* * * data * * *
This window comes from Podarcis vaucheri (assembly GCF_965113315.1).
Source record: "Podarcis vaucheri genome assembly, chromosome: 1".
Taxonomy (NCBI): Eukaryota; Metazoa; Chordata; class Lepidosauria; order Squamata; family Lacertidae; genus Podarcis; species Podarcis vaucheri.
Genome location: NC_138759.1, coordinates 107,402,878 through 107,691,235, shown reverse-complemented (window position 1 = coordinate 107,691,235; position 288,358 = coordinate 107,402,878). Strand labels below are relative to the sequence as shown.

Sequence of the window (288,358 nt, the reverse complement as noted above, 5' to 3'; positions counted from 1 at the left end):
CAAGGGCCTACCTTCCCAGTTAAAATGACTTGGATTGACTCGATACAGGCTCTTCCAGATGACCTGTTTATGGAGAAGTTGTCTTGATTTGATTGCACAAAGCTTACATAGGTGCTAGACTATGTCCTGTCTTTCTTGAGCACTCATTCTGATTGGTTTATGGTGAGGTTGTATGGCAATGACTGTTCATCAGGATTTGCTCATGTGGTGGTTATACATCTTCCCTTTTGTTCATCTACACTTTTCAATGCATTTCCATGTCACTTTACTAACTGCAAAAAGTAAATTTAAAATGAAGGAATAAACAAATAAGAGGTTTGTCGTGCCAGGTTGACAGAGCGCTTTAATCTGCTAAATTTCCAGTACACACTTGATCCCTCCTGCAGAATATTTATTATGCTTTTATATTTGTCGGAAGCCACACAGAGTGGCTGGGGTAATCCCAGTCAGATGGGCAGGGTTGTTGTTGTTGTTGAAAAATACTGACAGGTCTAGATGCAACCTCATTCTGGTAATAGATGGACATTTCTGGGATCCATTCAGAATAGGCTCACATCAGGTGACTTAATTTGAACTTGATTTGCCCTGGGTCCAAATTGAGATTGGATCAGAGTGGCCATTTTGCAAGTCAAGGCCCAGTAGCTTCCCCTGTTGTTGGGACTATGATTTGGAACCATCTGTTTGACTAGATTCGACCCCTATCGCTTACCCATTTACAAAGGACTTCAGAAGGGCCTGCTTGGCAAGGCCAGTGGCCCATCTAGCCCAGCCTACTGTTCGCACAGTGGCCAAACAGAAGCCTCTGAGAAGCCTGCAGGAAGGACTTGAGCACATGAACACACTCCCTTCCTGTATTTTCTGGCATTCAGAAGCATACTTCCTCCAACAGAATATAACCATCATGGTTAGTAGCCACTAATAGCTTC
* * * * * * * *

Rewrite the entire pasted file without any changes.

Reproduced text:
This window comes from Podarcis vaucheri (assembly GCF_965113315.1).
Source record: "Podarcis vaucheri genome assembly, chromosome: 1".
Taxonomy (NCBI): Eukaryota; Metazoa; Chordata; class Lepidosauria; order Squamata; family Lacertidae; genus Podarcis; species Podarcis vaucheri.
Genome location: NC_138759.1, coordinates 107,402,878 through 107,691,235, shown reverse-complemented (window position 1 = coordinate 107,691,235; position 288,358 = coordinate 107,402,878). Strand labels below are relative to the sequence as shown.

Sequence of the window (288,358 nt, the reverse complement as noted above, 5' to 3'; positions counted from 1 at the left end):
CAAGGGCCTACCTTCCCAGTTAAAATGACTTGGATTGACTCGATACAGGCTCTTCCAGATGACCTGTTTATGGAGAAGTTGTCTTGATTTGATTGCACAAAGCTTACATAGGTGCTAGACTATGTCCTGTCTTTCTTGAGCACTCATTCTGATTGGTTTATGGTGAGGTTGTATGGCAATGACTGTTCATCAGGATTTGCTCATGTGGTGGTTATACATCTTCCCTTTTGTTCATCTACACTTTTCAATGCATTTCCATGTCACTTTACTAACTGCAAAAAGTAAATTTAAAATGAAGGAATAAACAAATAAGAGGTTTGTCGTGCCAGGTTGACAGAGCGCTTTAATCTGCTAAATTTCCAGTACACACTTGATCCCTCCTGCAGAATATTTATTATGCTTTTATATTTGTCGGAAGCCACACAGAGTGGCTGGGGTAATCCCAGTCAGATGGGCAGGGTTGTTGTTGTTGTTGAAAAATACTGACAGGTCTAGATGCAACCTCATTCTGGTAATAGATGGACATTTCTGGGATCCATTCAGAATAGGCTCACATCAGGTGACTTAATTTGAACTTGATTTGCCCTGGGTCCAAATTGAGATTGGATCAGAGTGGCCATTTTGCAAGTCAAGGCCCAGTAGCTTCCCCTGTTGTTGGGACTATGATTTGGAACCATCTGTTTGACTAGATTCGACCCCTATCGCTTACCCATTTACAAAGGACTTCAGAAGGGCCTGCTTGGCAAGGCCAGTGGCCCATCTAGCCCAGCCTACTGTTCGCACAGTGGCCAAACAGAAGCCTCTGAGAAGCCTGCAGGAAGGACTTGAGCACATGAACACACTCCCTTCCTGTATTTTCTGGCATTCAGAAGCATACTTCCTCCAACAGAATATAACCATCATGGTTAGTAGCCACTAATAGCTTC